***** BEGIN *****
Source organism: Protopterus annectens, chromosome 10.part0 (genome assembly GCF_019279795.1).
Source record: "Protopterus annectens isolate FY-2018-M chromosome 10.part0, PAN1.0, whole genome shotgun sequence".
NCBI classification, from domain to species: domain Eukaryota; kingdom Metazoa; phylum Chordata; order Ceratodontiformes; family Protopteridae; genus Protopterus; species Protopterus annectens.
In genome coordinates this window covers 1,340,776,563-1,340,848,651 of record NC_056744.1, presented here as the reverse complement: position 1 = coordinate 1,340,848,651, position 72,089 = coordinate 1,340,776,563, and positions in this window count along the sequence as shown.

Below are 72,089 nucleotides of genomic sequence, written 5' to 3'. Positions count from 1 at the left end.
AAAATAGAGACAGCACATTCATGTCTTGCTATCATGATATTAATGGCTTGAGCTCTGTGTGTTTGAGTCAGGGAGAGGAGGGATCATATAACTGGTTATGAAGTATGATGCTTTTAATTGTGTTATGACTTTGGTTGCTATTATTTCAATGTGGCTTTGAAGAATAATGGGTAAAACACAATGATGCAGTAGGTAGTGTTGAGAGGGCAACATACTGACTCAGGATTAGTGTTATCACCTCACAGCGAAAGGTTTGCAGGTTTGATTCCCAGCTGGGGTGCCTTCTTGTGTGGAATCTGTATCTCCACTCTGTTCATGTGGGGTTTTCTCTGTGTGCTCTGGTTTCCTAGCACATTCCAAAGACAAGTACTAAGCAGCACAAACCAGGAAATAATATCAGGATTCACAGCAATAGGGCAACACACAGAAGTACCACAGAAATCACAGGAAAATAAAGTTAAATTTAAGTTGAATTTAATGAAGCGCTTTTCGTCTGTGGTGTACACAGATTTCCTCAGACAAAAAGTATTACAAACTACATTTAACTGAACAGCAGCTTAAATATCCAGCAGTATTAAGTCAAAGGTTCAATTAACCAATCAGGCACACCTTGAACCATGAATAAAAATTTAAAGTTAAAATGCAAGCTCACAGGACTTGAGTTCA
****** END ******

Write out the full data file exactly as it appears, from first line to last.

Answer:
Source organism: Protopterus annectens, chromosome 10.part0 (genome assembly GCF_019279795.1).
Source record: "Protopterus annectens isolate FY-2018-M chromosome 10.part0, PAN1.0, whole genome shotgun sequence".
NCBI classification, from domain to species: domain Eukaryota; kingdom Metazoa; phylum Chordata; order Ceratodontiformes; family Protopteridae; genus Protopterus; species Protopterus annectens.
In genome coordinates this window covers 1,340,776,563-1,340,848,651 of record NC_056744.1, presented here as the reverse complement: position 1 = coordinate 1,340,848,651, position 72,089 = coordinate 1,340,776,563, and positions in this window count along the sequence as shown.

Below are 72,089 nucleotides of genomic sequence, written 5' to 3'. Positions count from 1 at the left end.
AAAATAGAGACAGCACATTCATGTCTTGCTATCATGATATTAATGGCTTGAGCTCTGTGTGTTTGAGTCAGGGAGAGGAGGGATCATATAACTGGTTATGAAGTATGATGCTTTTAATTGTGTTATGACTTTGGTTGCTATTATTTCAATGTGGCTTTGAAGAATAATGGGTAAAACACAATGATGCAGTAGGTAGTGTTGAGAGGGCAACATACTGACTCAGGATTAGTGTTATCACCTCACAGCGAAAGGTTTGCAGGTTTGATTCCCAGCTGGGGTGCCTTCTTGTGTGGAATCTGTATCTCCACTCTGTTCATGTGGGGTTTTCTCTGTGTGCTCTGGTTTCCTAGCACATTCCAAAGACAAGTACTAAGCAGCACAAACCAGGAAATAATATCAGGATTCACAGCAATAGGGCAACACACAGAAGTACCACAGAAATCACAGGAAAATAAAGTTAAATTTAAGTTGAATTTAATGAAGCGCTTTTCGTCTGTGGTGTACACAGATTTCCTCAGACAAAAAGTATTACAAACTACATTTAACTGAACAGCAGCTTAAATATCCAGCAGTATTAAGTCAAAGGTTCAATTAACCAATCAGGCACACCTTGAACCATGAATAAAAATTTAAAGTTAAAATGCAAGCTCACAGGACTTGAGTTCA